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Intel CC820... that's a very specific slug: i820 chipset with MTH for SDRAM, combining the worst of RDRAM (high latencies) with the worst of SDRAM (relatively low throughput), and adding a good dollop of (potential) instability as well.

As I said in your previous topic:
"Bottom line: extremely interesting find, but very, very unsuitable for an inexperienced "New guy". It's unstable by design, unsupported since recall and at best it would be outperformed by pretty much anything else you could put the same components on.

Tbh, I'd find someone with more experience who is curious about this oddity and would happily swap it for a more mainstream, reliable option."

Just to put the performance into perspective:
https://www.tomshardware.com/reviews/showdown … fsb,170-12.html

You can equate i815 performance with i440BX performance in this table. Both will outperform the i820 with MTH/SDRAM by almost as much as the upgrade to 1GHz would get you (yes, that's 36% faster - but as it's only a higher multiplier, the improvement's not linear) - and then you can upgrade to 1000MHz as well.

This If you're after best performance, this really isn't the board for you.

Reply 9 of 23, by Standard Def Steve

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A 733 to 1GHz Coppermine upgrade isn't going to much of a difference. However, if you can grab the 1GHz processor for under $15 and then crank the FSB/CPU speed to 150/1125 MHz, then definitely go for it. If your board supports Tualatins, a 1.4GHz PIII-S will give you a much larger, more meaningful boost. Extra cache is a sweet, sweet thing when you're throttled hard by an SDR FSB.

I love bringing these images up because it shows almost exactly a 2x speedup going from a Coppermine 850 to a Tualatin-S @ 1628. Based on these results, I'd assume that the upgrade from a 733MHz CuMine to a 1400MHz PIII-S will give you a similar boost. Perhaps not quite as significant if your FSB remains the same, but it will definitely be noticeable!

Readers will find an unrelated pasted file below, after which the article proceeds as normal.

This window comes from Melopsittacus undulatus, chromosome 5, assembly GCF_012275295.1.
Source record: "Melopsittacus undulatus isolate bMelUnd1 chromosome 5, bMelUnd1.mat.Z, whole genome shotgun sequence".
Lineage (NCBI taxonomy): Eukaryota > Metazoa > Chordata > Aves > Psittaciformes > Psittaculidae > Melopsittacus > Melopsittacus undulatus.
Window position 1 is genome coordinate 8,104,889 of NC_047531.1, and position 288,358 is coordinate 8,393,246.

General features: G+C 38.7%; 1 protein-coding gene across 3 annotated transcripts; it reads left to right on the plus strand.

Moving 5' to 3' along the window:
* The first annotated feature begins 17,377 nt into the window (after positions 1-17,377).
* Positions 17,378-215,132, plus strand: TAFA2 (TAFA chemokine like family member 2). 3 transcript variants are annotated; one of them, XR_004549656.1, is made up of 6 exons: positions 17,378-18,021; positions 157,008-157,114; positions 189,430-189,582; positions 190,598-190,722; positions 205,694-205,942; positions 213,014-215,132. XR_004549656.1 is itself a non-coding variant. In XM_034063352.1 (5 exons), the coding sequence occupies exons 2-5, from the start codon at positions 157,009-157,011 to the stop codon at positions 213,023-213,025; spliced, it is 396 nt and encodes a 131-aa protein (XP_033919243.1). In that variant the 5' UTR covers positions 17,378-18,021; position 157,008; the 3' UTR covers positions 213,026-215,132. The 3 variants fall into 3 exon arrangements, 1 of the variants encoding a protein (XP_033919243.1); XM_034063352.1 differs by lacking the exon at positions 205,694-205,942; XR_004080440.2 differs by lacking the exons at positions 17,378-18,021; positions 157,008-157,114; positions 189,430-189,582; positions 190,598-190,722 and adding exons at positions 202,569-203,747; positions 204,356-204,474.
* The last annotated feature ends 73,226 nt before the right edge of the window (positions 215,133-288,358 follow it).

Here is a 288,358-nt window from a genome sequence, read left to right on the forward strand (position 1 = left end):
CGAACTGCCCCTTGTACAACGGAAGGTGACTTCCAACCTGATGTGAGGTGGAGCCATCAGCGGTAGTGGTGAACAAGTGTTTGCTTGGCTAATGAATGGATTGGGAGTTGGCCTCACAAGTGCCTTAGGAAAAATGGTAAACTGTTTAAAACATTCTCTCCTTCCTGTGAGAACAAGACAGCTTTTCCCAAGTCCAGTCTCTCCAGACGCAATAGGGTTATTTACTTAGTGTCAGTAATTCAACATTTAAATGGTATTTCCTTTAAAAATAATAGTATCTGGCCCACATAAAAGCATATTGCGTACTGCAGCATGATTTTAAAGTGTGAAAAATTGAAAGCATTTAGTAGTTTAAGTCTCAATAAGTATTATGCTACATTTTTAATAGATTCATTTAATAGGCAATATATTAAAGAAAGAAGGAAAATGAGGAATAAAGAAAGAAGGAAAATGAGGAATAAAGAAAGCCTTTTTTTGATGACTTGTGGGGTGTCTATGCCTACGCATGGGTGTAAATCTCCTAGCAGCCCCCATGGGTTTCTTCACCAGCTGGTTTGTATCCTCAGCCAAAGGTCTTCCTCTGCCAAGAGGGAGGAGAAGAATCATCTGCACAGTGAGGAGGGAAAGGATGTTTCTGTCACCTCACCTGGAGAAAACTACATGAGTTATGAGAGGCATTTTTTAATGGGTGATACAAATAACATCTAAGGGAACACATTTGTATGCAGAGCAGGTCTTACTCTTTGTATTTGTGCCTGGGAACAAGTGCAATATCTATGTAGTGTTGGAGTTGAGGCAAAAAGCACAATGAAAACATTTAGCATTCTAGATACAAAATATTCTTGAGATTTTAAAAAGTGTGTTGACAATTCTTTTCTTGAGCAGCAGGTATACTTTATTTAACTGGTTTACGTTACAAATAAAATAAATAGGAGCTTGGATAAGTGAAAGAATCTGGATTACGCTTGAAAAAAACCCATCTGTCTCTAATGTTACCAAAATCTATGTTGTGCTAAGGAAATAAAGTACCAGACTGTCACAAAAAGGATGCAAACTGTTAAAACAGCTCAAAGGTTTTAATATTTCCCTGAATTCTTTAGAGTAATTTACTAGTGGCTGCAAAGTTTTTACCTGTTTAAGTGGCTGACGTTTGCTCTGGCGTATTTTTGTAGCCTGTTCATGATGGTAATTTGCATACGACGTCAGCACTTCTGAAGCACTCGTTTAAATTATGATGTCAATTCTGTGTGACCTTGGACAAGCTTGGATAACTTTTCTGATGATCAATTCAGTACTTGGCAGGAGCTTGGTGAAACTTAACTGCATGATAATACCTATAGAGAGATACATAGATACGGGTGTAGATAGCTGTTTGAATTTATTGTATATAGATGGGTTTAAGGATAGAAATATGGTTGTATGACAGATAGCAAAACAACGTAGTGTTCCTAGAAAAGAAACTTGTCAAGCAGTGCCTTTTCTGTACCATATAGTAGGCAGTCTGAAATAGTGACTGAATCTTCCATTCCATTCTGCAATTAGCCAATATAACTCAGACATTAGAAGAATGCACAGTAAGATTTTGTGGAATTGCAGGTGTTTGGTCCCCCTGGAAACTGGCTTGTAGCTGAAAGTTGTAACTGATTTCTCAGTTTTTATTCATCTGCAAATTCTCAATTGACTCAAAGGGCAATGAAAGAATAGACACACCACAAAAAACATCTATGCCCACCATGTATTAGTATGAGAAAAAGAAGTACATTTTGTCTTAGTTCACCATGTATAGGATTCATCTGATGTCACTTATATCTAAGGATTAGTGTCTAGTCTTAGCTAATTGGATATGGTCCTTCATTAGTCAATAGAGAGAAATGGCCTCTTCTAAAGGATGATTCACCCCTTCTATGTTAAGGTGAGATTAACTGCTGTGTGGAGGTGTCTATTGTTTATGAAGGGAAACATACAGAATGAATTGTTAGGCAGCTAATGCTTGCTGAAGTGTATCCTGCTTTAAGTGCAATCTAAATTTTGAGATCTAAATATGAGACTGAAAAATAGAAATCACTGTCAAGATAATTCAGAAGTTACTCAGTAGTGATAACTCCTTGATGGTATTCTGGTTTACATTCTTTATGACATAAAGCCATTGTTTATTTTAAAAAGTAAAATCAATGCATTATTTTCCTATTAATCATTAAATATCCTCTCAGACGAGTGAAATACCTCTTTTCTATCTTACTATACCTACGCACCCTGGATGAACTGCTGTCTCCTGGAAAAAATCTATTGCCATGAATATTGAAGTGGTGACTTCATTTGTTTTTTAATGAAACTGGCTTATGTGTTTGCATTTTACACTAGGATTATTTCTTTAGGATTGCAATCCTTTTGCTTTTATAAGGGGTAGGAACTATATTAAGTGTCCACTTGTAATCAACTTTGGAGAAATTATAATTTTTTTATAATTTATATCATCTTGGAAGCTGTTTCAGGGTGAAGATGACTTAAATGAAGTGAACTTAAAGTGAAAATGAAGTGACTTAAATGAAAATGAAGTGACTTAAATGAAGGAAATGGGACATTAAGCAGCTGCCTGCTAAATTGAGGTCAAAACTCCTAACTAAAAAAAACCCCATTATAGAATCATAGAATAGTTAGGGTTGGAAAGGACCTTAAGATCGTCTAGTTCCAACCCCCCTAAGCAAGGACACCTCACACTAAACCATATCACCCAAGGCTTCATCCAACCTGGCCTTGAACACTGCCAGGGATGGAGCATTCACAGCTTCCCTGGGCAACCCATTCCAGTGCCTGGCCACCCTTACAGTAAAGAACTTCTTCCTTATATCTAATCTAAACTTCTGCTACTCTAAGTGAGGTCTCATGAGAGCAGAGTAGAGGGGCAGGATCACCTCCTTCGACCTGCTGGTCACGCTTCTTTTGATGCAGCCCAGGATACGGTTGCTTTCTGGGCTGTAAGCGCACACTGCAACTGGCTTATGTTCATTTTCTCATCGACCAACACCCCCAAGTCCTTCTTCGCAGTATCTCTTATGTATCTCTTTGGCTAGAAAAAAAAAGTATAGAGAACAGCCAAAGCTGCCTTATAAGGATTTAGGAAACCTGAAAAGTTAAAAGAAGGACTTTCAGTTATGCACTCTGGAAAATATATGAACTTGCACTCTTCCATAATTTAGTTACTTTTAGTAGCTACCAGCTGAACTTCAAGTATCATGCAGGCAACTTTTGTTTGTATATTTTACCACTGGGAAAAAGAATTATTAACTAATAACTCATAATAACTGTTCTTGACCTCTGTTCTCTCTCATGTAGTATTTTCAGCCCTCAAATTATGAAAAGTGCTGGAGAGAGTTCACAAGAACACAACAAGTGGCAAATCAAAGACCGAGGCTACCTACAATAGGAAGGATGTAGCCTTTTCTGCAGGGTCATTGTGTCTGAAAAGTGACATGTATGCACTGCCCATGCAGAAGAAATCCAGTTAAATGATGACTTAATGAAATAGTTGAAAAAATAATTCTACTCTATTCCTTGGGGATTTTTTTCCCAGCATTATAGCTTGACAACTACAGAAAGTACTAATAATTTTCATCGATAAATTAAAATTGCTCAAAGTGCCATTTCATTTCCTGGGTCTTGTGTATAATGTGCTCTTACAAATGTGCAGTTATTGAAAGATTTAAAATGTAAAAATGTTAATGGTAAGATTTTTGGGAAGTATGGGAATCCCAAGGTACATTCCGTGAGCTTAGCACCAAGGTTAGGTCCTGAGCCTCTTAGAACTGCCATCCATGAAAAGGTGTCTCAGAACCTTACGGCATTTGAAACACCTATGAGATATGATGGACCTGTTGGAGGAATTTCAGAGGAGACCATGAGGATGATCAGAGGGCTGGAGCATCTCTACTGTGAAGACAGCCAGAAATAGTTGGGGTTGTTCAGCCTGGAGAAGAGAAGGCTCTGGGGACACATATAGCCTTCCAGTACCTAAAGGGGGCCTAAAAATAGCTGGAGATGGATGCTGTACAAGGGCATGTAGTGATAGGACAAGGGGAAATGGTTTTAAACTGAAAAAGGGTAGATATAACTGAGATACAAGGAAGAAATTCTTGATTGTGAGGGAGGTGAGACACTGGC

A Pentium III Coppermine @ 850 gets 110.5 fps running a maxed out, 1024x768 Quake III timedemo. I'm using a Radeon 9800 Pro here, so the CPU is 101% the limiting factor.

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A Pentium III-S @ 1628 gets 220.2 FPS. The GPU and driver are the same, although it's worth noting that the AGP is running at 4x on this board.

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P6 chip. Triple the speed of the Pentium.
Tualatin: PIII-S @ 1628 MHz | QDI Advance 12T | 2GB DDR-310 | 6800GT | X-Fi | 500GB HDD | 3DMark01: 14,059
Dothan: PM @ 2720 MHz | MSI Speedster FA4 | 2GB DDR2-544 | GTX-280 | X-Fi | 500GB SSD | 3DMark01: 42,148

Reply 10 of 23, by swaaye

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The 820 MTH boards were recalled so I think it would be interesting to have one. Even if they are slower and might be unstable in some situations. 😀

Apparently Intel even made some samples of a DIMM with a MTH on it to use SDRAM on their RDRAM boards.

Last edited by swaaye on 2022-06-20, 18:48. Edited 2 times in total.

Reply 11 of 23, by dionb

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swaaye wrote on 2022-06-20, 18:44:

The 820 MTH boards were recalled so I think it would be interesting to have one. Even if they are slower and might be unstable in some situations. 😀

Exactly. This is a pretty unique relic to treasure, not something to blindly try to get max performance out of (which will still be disappointing).

Reply 12 of 23, by AlexZ

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Undervolting the CPU will make it draw less current. Instead of 1.75V, use 1.7V.

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Reply 13 of 23, by appiah4

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rmay635703 wrote on 2022-06-20, 11:29:

With folks using a slocket to install Tualatins to 440bx boards why wouldn’t similar magic work here?

The BIOS probably doesn't have the microcode for a Tualatin let alone a late Coppermine. Moreover the board may not even have a VRM capable of going low enough to not fry a Tualatin.

Retronautics: A digital gallery of my retro computers, hardware and projects.

Reply 14 of 23, by Sphere478

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appiah4 wrote on 2022-06-21, 11:27:
rmay635703 wrote on 2022-06-20, 11:29:

With folks using a slocket to install Tualatins to 440bx boards why wouldn’t similar magic work here?